Poisoned TV website adverts lead to PC and Mac scareware

February 21, 2008 Sophos Press Release

Experts at SophosLabs™, Sophos's global network of virus, spyware and spam analysis centers, have advised firms to properly secure their user's web activity following the discovery of poisoned adverts affecting high profile websites.

Sophos has confirmed reports that the website of BBC competitor ITV has been the victim of a poisoned web advert campaign, designed to deliver scareware to Windows and Mac users. A posting on the website of The Radio Times, Britain's leading TV listing magazine, confirms that a similar offending advert was removed from their site yesterday.

Sophos experts discovered that a Macromedia Flash file, detected as Troj/Gida-B, was injected into traffic served up by ITV.com via third party advertising agencies. Sophos has identified that the adverts are designed to promote a program called Cleanator (on Windows) or MacSweeper (on Apple Macs). Both programs claim to detect "compromising files" on your computer, and encourage users to purchase a full version of the package.

Pop-up Cleanator message displayed
Users may see a pop-up message urging them to download Cleanator or MacSweeper.

Warning from Cleanator
The programs claim to have found 'dangerous files' and urge users to pay for a full version.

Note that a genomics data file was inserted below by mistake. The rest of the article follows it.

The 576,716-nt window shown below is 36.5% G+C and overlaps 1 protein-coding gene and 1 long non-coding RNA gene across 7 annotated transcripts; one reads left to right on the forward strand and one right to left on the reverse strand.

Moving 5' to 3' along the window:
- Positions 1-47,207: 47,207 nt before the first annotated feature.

"TV viewers are accustomed to adverts getting in the way of what they want to watch - they're probably not as used to adverts on their favorite TV websites delivering unwanted code straight to their desktops. The worrying thing is that it's quite likely that it is not just these websites that are affected - other websites could be carrying poisoned adverts," said Graham Cluley, senior technology consultant at Sophos. "Companies who wish to protect their users from visiting what they may consider to be perfectly legitimate websites need to start scanning for malicious code at the web gateway, just as they would at the email perimeter or on the desktop. Sophos has seen an explosion in the use of the web to spread malware, adware and spyware - and firms need to take appropriate measures or risk having unauthorized code running on their employee's computers."

"Websites often use third parties to serve up their advertising for them. Website owners should ask the third party agencies they use what procedures they have implemented to positively vett the adverts that they deliver for malicious content or unsavory links," continued Cluley. "After all, it is the website that is going to receive the angry complaints from their legions of users."

MacSweeper
The people behind the adverts encourage Apple Macintosh users to download a piece of scareware called MacSweeper.

Last month Sophos published its annual Security Threat Report, which detailed how criminals are increasingly using the web to generate revenue and spread malware. 6000 new webpages are detected by Sophos every day, carrying malicious code - and there are increasing sightings of online adverts being poisoned to direct browsers to dangerous sites.


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